Tolerance Induction Program
Did you know that about 32 million people in the United States have food allergies? Of these people about 26 million are adults and 5.6 million are kids. Milk is the most common allergen in kids, followed by eggs and peanuts. In adults, shellfish is the most common allergen, followed by peanuts and tree nuts.
Although food allergies can be extremely awful and significantly decrease one's quality of living, there is a treatment for it. The Tolerance Induction Program (TIP) is a treatment program specially designed to help children overcome their food allergies and achieve the ability to eat whatever they want. The program fights for a society where every child should be able to eat whatever they want, wherever they want, and in any quantity without worrying about having a reaction or having an epipen around. An epipen is a device that delivers doses of epinephrine to an individual as an emergency treatment in case they have an acute allergic reaction to something, especially food.
TIP was founded by Dr. Inderpal Randhawa, a leading scientist and doctor with board certifications in transplant immunology, allergy, pulmonology, pediatrics, and internal medicine. After seeing how many parents were losing their children to allergies, he decided to change the status quo and come up with an effective long-term solution. Thanks to his experience in lung transplant immunology, allergy, and immunology, he was able to come up with TIP, which is now offered through the Southern California Food Allergy Institute.
In TIP, there are five steps. The order is: fundamentals, pre-treatment, interface, tolerance induction, and remission. In the first step of fundamentals, patients consult with a physician for 90-minutes to collect data on the food allergies the patient has. This program has a unique patient assessment process. Individual data is against that of the overall data of other patients with food allergies. Next is the pre-treatment. On day one of the pre-treatment, the patient's gastrointestinal tract is assessed through a 24-hour patch placed on the back of the patient to assess reactions to a wide variety of potential allergens. On day two, the patch is removed. After this step is the interface step. In this step, the relationship between allergic foods and a child's immune system is determined. In essence, the scientists try to find biosimilar proteins that a child can eat without reaction. For instance, someone allergic to peanuts may not be allergic to hazelnuts, so hazelnuts will become a daily maintenance food for that patient. The next step is tolerance induction. In this step, the first dose of the allergen is administered at the Southern California Food Allergy Institute. The food sample is very minimal. The next set of doses are delivered at home. The dose of the allergen will become larger each week, until the patient reaches the highest dose. At this point in time, the patient will challenge the food at its highest dosage while being monitored at an in-office appointment. If they complete the food challenge, the allergen will become a daily maintenance dose, and the patient will be introduced to a new food. The last stage is remission, in which weekly maintenance is required to maintain tolerance to a specific allergen. After that, the process is over. The child can fall out of remission by stopping consumption of their maintenance doses. Usually, if a child was allergic to a very common food that they intake every day, they will not lose their tolerance or go into anaphylaxis. Anaphylaxis is an acute allergic reaction.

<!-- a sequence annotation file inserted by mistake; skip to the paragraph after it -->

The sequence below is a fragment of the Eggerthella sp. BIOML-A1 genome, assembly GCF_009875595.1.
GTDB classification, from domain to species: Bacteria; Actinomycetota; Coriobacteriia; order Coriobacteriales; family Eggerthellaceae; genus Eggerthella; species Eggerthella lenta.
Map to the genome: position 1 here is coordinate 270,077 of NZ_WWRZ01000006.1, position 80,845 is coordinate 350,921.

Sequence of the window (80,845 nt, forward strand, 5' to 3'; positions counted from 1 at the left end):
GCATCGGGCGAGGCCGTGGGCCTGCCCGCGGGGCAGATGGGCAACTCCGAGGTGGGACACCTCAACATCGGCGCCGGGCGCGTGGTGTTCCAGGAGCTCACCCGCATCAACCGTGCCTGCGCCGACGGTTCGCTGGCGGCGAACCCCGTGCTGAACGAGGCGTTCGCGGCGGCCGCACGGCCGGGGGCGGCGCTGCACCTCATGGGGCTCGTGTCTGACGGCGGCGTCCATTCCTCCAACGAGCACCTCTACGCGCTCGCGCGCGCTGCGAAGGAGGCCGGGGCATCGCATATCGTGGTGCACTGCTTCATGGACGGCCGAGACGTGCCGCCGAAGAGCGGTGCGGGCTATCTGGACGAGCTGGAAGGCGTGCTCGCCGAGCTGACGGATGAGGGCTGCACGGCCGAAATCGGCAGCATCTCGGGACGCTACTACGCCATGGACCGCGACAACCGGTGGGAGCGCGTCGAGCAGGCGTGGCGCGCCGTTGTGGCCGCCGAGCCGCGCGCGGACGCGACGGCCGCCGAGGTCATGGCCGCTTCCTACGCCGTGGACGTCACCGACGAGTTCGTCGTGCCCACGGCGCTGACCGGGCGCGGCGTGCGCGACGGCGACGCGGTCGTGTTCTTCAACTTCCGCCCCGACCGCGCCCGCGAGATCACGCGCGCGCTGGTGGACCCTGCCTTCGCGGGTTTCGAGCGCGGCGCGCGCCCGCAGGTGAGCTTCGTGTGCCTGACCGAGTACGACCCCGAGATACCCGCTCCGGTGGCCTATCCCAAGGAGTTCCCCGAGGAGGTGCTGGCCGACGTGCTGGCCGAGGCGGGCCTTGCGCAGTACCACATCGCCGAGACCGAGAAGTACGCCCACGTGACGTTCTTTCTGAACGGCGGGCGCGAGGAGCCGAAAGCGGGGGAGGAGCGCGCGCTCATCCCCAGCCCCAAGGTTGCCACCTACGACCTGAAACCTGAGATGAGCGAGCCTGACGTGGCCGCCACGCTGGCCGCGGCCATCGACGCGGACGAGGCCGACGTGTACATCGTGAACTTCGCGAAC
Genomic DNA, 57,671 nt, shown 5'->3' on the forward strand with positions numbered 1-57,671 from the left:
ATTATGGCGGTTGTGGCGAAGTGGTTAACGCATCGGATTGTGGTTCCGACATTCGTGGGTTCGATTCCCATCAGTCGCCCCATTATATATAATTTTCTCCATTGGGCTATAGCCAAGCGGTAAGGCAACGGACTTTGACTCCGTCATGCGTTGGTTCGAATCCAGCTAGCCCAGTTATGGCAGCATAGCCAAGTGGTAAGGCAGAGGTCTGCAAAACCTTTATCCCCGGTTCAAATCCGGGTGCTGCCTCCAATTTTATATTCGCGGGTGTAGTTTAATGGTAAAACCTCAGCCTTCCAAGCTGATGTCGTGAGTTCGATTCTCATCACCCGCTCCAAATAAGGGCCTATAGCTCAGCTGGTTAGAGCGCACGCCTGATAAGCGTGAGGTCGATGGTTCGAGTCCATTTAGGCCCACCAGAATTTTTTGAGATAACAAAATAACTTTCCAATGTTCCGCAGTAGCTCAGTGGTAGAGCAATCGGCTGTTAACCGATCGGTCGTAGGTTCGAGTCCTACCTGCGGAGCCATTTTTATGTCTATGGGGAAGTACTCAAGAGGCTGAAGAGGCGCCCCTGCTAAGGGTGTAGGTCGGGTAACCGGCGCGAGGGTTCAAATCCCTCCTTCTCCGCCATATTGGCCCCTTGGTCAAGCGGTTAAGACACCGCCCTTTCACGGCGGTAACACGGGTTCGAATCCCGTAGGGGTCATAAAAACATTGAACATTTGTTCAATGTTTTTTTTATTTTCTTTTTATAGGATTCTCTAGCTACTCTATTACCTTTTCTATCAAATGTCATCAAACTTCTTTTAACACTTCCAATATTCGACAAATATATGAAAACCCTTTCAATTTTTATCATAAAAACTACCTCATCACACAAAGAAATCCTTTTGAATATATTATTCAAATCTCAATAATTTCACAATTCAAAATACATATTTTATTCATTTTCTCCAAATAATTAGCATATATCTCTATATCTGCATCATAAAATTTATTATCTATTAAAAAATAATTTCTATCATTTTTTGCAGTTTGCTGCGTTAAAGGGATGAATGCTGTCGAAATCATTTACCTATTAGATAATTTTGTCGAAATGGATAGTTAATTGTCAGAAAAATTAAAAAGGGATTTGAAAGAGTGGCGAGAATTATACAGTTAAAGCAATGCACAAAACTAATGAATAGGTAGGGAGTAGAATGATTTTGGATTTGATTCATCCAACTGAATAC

As can be seen, the Tolerance Induction Program is a brilliant breakthrough. The program has helped thousands of children increase their quality of life by allowing them to overcome their allergies. Many of their allergies can be life-threatening and oftentimes these kids have to keep an epipen with them. In addition, their parents have to monitor them extra closely to ensure that their kids stay safe. Luckily, this program has helped kids with extreme allergies build up tolerance and be able to eat whatever they want without concern of food quantity.